Which FX broker? An illustrated answer.

Discussion in 'Forex Brokers' started by sgsaxton, Sep 30, 2005.

  1. You open an account at Refco and you’re ready to trade.
    You go to your trading room and sit down.
    A huge Silverback guerrilla with a nametag reading Ref sits down across the table, greets you, opens up his laptop and smiles.

    Puzzled but undaunted, you start your analysis. After a couple of hours you see an opportunity. The Macd has just crossed the Bi-polar Foozle Wigit and it was a full moon last night. Not only that but your wife’s chicken bones said today was going be a day to remember.

    “I’d like to short 5 lots of Eur/$ at 1.2045 with a stop at 1.2065” you say.
    Ref looks at his screen, leans over glances at yours then checks his Reuters and a few seconds later says
    “That’ll be 5 lots at 1.2040 and a stop at 1.2065”
    The Guerrilla starts pounding away at his keyboard.

    Almost immediately the price shoots up to 1.2055
    “Its Ok” you think, just noise.
    Next few seconds the market spikes, hits your stop and reveres 1.2055, .2050, .2045 and keeps going. Had you not been stopped out, you’d have made a few bucks.

    You shake the dust off, putting it behind you and wait. Emotional discipline and all that sort of thing. An hour or so later your indicators give another signal.

    “I’d like to go long 5 eur/$ at 1.2025. (No stop this time; you’ve learned your lesson)
    “No stop this time?” Asks Ref grinning.
    He looks at his screen then leans over and has a look at yours. Checks his Reuters, takes a sip of coffee, takes a bite of his donut and finally says, “That’s 5 long at 1.2030?, no sorry the market has moved so I can’t fill your order”

    “OK 5 long at 1.2031” you say
    “Sorry the market has moved”
    “Sorry the market has moved”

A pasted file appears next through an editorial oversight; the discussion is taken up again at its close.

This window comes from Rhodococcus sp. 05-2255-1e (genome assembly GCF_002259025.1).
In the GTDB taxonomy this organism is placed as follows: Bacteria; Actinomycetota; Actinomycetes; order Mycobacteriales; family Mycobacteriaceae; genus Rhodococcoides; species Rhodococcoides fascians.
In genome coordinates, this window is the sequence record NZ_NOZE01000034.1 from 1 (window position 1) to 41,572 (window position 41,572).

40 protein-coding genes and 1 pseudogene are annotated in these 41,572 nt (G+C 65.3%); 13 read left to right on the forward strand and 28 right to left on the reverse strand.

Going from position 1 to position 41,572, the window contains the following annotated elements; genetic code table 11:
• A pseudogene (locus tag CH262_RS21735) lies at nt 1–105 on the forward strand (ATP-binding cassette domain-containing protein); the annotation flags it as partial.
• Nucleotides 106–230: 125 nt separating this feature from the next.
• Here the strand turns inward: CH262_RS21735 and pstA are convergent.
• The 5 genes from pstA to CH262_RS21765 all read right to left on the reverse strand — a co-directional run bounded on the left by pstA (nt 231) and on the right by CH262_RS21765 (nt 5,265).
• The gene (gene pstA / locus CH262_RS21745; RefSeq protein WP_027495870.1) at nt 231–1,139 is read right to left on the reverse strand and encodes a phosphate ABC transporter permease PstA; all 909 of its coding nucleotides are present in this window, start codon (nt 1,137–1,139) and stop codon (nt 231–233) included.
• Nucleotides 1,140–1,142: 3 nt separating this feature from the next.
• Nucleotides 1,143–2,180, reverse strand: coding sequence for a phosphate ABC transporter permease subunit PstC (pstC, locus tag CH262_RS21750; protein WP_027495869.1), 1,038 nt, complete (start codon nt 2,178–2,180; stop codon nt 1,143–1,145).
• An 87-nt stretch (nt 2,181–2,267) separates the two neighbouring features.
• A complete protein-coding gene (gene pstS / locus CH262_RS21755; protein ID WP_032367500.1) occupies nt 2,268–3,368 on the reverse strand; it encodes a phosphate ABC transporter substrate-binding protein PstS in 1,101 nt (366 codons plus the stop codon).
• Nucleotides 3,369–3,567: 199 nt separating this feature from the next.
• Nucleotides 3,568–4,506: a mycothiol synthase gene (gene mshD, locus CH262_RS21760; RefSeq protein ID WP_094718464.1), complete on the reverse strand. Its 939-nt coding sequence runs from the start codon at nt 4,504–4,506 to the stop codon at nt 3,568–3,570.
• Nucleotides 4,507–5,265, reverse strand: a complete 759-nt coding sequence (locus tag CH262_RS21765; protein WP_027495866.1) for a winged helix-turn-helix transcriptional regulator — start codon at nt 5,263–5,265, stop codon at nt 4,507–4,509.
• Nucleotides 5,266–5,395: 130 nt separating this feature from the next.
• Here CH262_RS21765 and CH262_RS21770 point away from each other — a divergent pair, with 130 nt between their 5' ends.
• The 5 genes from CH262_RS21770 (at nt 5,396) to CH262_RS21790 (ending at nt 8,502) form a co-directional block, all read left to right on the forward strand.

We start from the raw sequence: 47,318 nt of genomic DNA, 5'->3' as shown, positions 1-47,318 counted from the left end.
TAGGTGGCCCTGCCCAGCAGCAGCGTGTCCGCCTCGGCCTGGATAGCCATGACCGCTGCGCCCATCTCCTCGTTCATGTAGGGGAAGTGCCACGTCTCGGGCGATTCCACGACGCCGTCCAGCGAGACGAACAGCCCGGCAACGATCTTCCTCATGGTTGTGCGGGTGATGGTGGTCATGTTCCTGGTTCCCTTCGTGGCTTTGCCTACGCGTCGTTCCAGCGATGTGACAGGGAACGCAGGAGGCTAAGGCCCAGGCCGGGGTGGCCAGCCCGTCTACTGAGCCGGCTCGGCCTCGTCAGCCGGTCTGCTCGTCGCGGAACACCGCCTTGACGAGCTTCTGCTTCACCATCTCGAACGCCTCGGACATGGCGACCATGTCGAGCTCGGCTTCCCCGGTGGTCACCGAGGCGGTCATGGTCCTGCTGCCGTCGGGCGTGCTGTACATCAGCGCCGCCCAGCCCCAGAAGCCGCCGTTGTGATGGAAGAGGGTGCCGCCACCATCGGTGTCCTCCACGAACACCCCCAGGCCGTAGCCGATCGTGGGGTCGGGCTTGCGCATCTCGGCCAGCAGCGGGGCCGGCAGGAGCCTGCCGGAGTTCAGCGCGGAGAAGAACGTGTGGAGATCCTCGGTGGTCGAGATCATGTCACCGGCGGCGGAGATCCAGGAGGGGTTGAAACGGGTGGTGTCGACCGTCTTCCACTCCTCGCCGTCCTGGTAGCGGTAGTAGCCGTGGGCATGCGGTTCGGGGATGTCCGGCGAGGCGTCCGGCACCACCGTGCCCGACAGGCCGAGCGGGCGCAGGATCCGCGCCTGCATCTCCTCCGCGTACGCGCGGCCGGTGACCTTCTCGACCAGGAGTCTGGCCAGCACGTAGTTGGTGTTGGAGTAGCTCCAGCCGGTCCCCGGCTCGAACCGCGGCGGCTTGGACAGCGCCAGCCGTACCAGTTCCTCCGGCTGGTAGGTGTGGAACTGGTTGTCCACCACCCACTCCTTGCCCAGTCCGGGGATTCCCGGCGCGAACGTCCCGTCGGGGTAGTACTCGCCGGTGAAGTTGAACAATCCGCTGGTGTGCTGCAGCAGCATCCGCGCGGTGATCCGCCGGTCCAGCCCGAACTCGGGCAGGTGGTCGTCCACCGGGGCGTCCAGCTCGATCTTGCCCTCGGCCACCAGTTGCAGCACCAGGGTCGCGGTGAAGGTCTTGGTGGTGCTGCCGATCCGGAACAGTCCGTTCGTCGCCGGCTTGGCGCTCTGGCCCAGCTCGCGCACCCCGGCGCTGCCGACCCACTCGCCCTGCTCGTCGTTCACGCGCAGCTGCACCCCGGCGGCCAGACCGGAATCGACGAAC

“Sorry the market has moved”

    Then Guerrilla starts pounding furiously away at his keyboard.

    The market stalls, tics up a few pips and then promptly reverses and comes down hitting 1.2015
    The Guerrilla looks at you and raises and eyebrow.

    Your eyes are starting to burn because you haven’t blinked in a while. You’re starting to sweet and can feel it running down your bow . You should probably get out but instead you persuade yourself that there is strong support at 1.2010.
    You hang in there like the trooper that you are.
    Ref looks at you, then at his screen and pulls up your account checking the balance and smiling again.
    “What the hells that idiot grinning at?” you wonder.
    Markets at 1.2010
    Much to your surprise the Guerrilla reaches over, unzips your trousers shoves his massive fist in and grabs your testicles.
    Horrified, you struggle
    He Squeezes.
    The markets at 1.2005
    “Say Uncle!” he says
    You’re in agony, the room is spinning. He squeezes harder.
    “Say Uncle!!” he yells
    “But there was support at .2010!!!” you scream with tears running down your cheeks.
    “SAAY UNNCLLE” squeezing ever harder.
    The capillaries in your eyes are now bursting. Though you’re pretty sure you’ve just soiled your trousers, you know that there is support at 1.2000 , I mean there has to be doesn’t there?
    “SAAY UNNCLLE!!!!!!!!” squeezing, if it were possible, even harder.
    Your knuckles are bone white and you’ve clawed your way through the leather armrests off your chair.